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I've just inherited a web-based travel request system to support and maintain. I can - more or less - follow the logic of it all, but I can't figure out why certain design decisions were made and I was wondering if you could help out. I've already discovered "Unobtrusive Javascript" as a result of this for example, so it could be a tactic I've just not read about before.

Case in point. Depending on about 8 different factors, each request requires emails sent out to one of four types of managers to authorise the request as well as other emails sent to people for information only.

  • Client-side javascript keeps track of which manager type needs emails as the request is made so a person of that rank can be chosen to receive the email.
  • Code behind the page plays dumb but saves only whether an email is required to be sent to each of the four manager types and the id of those selected. Not which type of email is to be sent.
  • Finally, all mail sending is done in an Oracle Sproc which again recalculates all the emails to be sent out in which order and to whom along with which emails are information only and which are to ask for authorisation.

This seems a bit overly complex. Is there any reason (aside from keeping requests to the DB to a minimum) all the email logic, creation, and sending should be in one sproc and not in the code-behind of a page? Why repeat the same logic three times in three tiers?

Thoughts welcome.

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3 Answers 3

up vote 5 down vote accepted

"Why repeat the same logic three times in three tiers?"

There's no good reason. There are lots of bad reasons. You can do some software archeology to guess as to what bad reasons lead to this. Sometimes it helps to know why a mess was made -- for example, the architect could still have some influence and stifle your efforts to simplify.

Bad reasons include DBA's who insist that all business logic belongs in the database, no matter how unusable the app becomes. Or web designers that insist that all logic belongs as close to the user as possible (i.e., Javascript) no matter how huge the page becomes.

"Is there any reason (aside from keeping requests to the DB to a minimum) all the email logic, creation, and sending should be in one sproc and not in the code-behind of a page?"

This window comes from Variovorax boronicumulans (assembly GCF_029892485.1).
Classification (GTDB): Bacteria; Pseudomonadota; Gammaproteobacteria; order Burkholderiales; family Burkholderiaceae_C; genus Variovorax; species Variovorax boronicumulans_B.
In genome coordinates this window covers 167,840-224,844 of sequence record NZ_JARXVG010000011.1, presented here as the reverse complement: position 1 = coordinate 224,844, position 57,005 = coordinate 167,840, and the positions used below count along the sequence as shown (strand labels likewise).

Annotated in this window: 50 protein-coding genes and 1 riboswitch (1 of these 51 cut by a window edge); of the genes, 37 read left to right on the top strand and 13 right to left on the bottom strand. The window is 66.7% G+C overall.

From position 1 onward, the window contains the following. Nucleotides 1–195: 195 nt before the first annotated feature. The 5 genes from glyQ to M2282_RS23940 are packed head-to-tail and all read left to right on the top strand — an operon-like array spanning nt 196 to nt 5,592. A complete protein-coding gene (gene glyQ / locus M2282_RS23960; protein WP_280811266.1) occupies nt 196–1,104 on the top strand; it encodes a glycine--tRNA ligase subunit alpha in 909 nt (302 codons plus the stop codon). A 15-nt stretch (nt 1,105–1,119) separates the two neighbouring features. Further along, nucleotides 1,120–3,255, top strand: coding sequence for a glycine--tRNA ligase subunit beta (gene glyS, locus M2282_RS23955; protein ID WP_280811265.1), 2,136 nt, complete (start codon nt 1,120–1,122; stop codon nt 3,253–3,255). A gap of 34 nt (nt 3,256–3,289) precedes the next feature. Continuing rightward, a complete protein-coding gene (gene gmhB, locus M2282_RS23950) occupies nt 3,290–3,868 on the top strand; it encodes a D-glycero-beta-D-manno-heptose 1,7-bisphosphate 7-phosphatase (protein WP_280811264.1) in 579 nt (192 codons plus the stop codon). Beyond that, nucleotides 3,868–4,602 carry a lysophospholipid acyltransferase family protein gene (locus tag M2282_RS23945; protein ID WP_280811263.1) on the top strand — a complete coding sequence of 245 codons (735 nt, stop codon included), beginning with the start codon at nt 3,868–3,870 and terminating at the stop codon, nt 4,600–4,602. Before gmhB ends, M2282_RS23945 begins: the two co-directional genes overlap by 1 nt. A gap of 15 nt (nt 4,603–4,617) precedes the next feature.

The logic should be in one place, that's clear. Is a stored procedure the correct spot? That's debatable. See questions like Where are the Business Rules in MVC, Are the days of the stored procedure numbered?, Business Logic: Database or Application Layer.

Business logic belongs in a separate layer, independent of presentation and independent of persistence.

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You certainly don't want to repeat the same logic in all three tiers. But, a good separation of database from UI logic is always preferred. Putting it all together in one layer is not testable, for one. See Separation of Concerns (SoC) for more on that

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Well,

I would say that duplication of business logic over three tiers "can" be good for performance and better "user experience" (Web and/or WinForm).

Example: Imagine a business rule that says: the person's firstName must be between 2 to 100 characters.

  • In the database, the field will probably a string (varchar/nvarchar) of max 100 chars. (in a sense, you just put a business rule in the database)

  • In the DB tier, you could 'truncate' string over 100 chars.

  • The application tier should absolutely have this check, of course, no doubt about that.

and in the UI, you want to provide automatic feedback to the user.

There's no reason to force the user to submit before returning an error saying that the string is too long !

Other examples: password + confirm password must match... well, it makes sense to have a check in the UI for a better User Experience, but you shouldn't neglect the necessity of having this check on the app tier.

So the UI must know about certain business rules in order to provide feedback as the user is editing the values.

There's a difference between "must spread business logic" vs "spread business logic where it makes sense".

Finally, there's a fine line between "business rules" and "validation rules". Validation rules make sense in the UI.

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